Most self-centered, ethnocentric U.S. Americans (reference to classic video of Miss South Carolina, 2007 ) think that our country has cornered the market on over-reacting, self-important, hot-air blowing politicians. But don’t worry, Canada, we here at Snow Goer (called Snow Sports in the fabulous land of the Maple Leaf, by the way) refuse to believe it. We know that you, too, have self-important, hot-air blowing politicians.
Today’s lesson in international civics? A politician in British Columbia apparently wants to outlaw the practice of snowmobile high-marking in the mountains, to the point where authorities could seize your snowmobile if you were caught high-marking with friends.
That’s right – take a mountain sled up a mountain, and the Mounties or other law enforcement types would have the right to swipe your ride. Does that sound fair to you?
This, of course, comes in wake of the absolutely horrible back-to-back tragedies in the backcountry near Revelstoke this spring, including one avalanche March 13 at the unofficial Big Iron Shootout event where a wall of snow threatened to bury the roughly 200 spectators at the bottom of the hill.
Well, according to a story posted on the CBC News web site, B.C. Tourism Minister Kevin Krueger is proposing legislation that targets high-marking.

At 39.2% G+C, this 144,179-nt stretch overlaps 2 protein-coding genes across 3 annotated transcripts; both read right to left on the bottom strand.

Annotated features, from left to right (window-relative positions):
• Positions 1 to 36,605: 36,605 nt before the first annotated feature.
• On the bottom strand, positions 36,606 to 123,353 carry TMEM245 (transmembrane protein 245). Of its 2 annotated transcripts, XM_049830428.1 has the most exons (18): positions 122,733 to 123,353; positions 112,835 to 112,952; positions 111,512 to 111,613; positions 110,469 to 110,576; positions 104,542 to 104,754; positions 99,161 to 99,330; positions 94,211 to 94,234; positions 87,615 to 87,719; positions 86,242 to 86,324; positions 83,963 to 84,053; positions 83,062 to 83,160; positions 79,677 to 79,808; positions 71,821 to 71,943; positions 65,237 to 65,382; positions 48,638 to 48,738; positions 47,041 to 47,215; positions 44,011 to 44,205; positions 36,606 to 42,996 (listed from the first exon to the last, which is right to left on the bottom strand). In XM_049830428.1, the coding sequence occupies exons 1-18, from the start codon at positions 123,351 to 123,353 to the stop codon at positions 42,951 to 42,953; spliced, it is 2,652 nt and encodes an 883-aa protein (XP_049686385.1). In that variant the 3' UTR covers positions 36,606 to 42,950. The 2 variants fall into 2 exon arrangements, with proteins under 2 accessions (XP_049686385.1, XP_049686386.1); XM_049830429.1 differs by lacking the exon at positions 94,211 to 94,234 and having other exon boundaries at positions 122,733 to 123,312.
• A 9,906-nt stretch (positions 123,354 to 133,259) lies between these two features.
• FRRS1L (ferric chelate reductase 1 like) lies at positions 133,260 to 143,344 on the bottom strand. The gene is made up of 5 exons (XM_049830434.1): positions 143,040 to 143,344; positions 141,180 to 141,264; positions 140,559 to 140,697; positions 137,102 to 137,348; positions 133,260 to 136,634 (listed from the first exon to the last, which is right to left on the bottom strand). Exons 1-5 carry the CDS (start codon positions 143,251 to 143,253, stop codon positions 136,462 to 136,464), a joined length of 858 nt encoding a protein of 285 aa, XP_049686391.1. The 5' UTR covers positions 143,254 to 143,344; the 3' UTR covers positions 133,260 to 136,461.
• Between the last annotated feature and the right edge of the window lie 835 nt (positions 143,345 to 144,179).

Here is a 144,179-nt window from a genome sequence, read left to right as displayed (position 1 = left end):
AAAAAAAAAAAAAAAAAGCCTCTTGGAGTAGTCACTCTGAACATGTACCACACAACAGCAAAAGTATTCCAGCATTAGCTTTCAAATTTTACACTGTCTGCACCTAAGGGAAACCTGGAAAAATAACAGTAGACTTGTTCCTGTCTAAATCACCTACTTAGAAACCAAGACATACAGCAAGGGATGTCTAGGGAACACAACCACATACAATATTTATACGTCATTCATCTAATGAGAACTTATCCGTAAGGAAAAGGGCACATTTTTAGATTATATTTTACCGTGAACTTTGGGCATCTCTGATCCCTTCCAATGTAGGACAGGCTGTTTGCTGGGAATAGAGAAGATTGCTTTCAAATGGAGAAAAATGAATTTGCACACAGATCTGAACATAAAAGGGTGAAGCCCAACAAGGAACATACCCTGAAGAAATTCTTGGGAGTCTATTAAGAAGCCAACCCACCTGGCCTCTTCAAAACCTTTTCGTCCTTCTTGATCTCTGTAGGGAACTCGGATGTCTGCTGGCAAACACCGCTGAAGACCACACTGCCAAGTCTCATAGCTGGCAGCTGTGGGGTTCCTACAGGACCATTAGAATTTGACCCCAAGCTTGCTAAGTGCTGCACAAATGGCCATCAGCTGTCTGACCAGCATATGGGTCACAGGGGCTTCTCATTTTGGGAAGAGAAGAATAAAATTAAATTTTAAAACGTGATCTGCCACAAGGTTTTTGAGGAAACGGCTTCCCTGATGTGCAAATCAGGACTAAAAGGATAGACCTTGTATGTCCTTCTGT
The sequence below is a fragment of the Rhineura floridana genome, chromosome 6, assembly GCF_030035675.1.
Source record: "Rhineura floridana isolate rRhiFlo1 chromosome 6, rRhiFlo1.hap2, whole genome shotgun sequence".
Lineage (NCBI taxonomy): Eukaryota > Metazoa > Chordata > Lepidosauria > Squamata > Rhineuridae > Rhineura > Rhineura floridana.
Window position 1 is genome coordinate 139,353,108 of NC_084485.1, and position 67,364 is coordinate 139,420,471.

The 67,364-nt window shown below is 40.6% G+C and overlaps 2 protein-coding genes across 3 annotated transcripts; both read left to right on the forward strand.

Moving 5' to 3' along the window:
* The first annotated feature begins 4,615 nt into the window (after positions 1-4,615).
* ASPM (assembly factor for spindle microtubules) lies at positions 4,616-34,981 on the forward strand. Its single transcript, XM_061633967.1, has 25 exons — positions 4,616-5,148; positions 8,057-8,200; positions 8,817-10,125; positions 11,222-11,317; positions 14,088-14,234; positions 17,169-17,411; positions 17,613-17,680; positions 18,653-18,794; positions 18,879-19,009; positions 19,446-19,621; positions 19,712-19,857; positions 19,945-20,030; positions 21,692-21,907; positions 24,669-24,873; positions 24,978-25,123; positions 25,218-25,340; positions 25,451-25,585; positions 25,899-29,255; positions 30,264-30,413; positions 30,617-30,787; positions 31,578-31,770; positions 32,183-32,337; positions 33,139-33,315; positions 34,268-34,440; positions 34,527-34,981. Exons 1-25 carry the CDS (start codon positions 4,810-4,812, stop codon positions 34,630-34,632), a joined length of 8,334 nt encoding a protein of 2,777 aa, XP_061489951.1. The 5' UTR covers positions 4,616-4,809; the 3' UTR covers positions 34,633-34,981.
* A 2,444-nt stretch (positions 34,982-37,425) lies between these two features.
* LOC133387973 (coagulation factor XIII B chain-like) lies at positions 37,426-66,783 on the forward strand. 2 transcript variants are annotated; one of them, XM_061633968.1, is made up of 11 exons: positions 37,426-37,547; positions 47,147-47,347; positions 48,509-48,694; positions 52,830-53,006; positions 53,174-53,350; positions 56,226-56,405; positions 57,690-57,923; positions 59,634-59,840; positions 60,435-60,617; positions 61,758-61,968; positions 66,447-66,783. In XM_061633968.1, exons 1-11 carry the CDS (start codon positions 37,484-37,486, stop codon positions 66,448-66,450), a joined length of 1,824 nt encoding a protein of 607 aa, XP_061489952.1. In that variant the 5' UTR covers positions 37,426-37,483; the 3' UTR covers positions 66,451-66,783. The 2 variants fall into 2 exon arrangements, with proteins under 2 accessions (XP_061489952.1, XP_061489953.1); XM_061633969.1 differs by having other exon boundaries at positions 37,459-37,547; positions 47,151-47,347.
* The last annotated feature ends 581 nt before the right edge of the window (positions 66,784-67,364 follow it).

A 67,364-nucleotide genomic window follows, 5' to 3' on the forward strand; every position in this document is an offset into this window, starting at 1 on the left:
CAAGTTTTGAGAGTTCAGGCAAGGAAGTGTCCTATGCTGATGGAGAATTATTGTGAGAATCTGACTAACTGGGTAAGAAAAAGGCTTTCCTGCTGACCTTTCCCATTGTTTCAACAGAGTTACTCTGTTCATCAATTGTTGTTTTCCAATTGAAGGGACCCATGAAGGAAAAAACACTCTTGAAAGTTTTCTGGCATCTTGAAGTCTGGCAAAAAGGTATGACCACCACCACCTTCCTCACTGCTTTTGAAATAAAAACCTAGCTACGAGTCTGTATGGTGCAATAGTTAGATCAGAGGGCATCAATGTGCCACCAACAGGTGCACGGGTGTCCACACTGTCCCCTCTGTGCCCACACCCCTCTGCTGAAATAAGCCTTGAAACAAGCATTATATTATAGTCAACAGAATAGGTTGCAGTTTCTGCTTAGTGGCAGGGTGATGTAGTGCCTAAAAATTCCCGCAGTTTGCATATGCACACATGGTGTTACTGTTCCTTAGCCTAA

“I think that this extremely risk behaviour (sic)… especially if it’s done in an area where other people are put at risk, should be the target of severe sanctions,” Krueger is quoted as saying.
In a different news piece posted on the News1130.com web site, Krueger is said to hope his legislation “will stop the very risky high-marking fad.”
A fad? Mountain high-marking is not a fad, it’s been going on for decades. But let’s set that aside — I wouldn’t expect every suit-and-tie-wearing “public servant” to have inside knowledge of our sport. The larger question is this:
How come every time somebody dies in a car accident, politicians don’t stand up and say, “We must outlaw automobiles, and anybody who is seen driving one will do hard time.” Yet when somebody has a horrible accident happen when recreating, some politicians foam at the mouth and trip over each other while trying to reach a nearest microphone to announce that they will introduce legislation to sanitize our world and make it safe for human habitation again.
Now I don’t know this particular politicians – he may have a good heart and merely be misguided and overprotective. And he certainly isn’t the first politicians (or radio talk show host) to want to use laws to try to somehow magically erase a previous event that truly was an accident.
Yes, an accident — not a malicious act. Every time something bad happens in our world, we don’t necessarily need more laws. And tragedies don’t always have to be turned into an opportunity for a publicity-seeking politician to further his or her career doing whatever they can to attract a bank of microphones and television cameras.
Over-reaction is not the answer.